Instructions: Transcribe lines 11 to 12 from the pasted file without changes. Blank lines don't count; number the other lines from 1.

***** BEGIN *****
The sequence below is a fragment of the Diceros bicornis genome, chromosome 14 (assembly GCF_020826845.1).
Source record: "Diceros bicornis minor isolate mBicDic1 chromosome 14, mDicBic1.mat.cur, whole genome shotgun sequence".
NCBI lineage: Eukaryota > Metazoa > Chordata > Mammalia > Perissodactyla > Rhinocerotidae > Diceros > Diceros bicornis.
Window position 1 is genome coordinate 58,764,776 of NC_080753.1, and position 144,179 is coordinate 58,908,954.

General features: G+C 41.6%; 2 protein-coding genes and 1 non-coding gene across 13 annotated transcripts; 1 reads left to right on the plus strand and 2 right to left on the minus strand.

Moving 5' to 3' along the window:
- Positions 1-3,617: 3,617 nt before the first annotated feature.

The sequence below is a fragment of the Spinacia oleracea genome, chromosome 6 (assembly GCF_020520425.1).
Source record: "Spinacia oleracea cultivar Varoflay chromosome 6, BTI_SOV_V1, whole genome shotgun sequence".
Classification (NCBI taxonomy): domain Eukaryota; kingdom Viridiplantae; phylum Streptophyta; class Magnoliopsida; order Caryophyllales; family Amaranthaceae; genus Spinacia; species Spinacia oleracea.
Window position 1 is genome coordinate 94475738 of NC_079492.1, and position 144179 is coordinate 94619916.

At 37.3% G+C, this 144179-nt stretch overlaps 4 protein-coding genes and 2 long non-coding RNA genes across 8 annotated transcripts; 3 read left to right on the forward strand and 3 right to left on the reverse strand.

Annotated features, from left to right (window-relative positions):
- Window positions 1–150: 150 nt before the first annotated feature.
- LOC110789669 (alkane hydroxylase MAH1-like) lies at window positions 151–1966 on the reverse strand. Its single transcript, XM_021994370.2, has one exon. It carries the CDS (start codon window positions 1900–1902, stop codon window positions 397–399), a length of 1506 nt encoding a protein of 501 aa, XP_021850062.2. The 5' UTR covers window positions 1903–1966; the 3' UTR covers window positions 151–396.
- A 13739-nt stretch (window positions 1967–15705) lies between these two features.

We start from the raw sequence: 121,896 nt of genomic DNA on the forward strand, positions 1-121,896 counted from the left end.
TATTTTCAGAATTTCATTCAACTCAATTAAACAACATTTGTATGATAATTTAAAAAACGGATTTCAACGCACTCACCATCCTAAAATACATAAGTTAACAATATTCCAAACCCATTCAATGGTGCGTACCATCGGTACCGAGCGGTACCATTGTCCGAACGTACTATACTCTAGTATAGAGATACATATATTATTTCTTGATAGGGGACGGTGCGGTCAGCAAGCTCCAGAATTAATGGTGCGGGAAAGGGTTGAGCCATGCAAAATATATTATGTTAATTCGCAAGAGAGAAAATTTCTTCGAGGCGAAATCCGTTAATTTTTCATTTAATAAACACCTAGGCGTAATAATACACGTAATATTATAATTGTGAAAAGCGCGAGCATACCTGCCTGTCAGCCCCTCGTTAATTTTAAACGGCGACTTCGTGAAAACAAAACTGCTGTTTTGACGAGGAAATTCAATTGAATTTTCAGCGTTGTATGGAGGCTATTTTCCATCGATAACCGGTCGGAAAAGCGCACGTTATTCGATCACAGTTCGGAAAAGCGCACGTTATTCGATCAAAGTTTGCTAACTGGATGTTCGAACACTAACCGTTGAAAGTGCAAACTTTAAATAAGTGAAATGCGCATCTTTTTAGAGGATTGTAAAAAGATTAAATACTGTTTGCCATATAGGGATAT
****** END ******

Window position 1 is genome coordinate 94475738 of NC_079492.1, and position 144179 is coordinate 94619916.

At 37.3% G+C, this 144179-nt stretch overlaps 4 protein-coding genes and 2 long non-coding RNA genes across 8 annotated transcripts; 3 read left to right on the forward strand and 3 right to left on the reverse strand.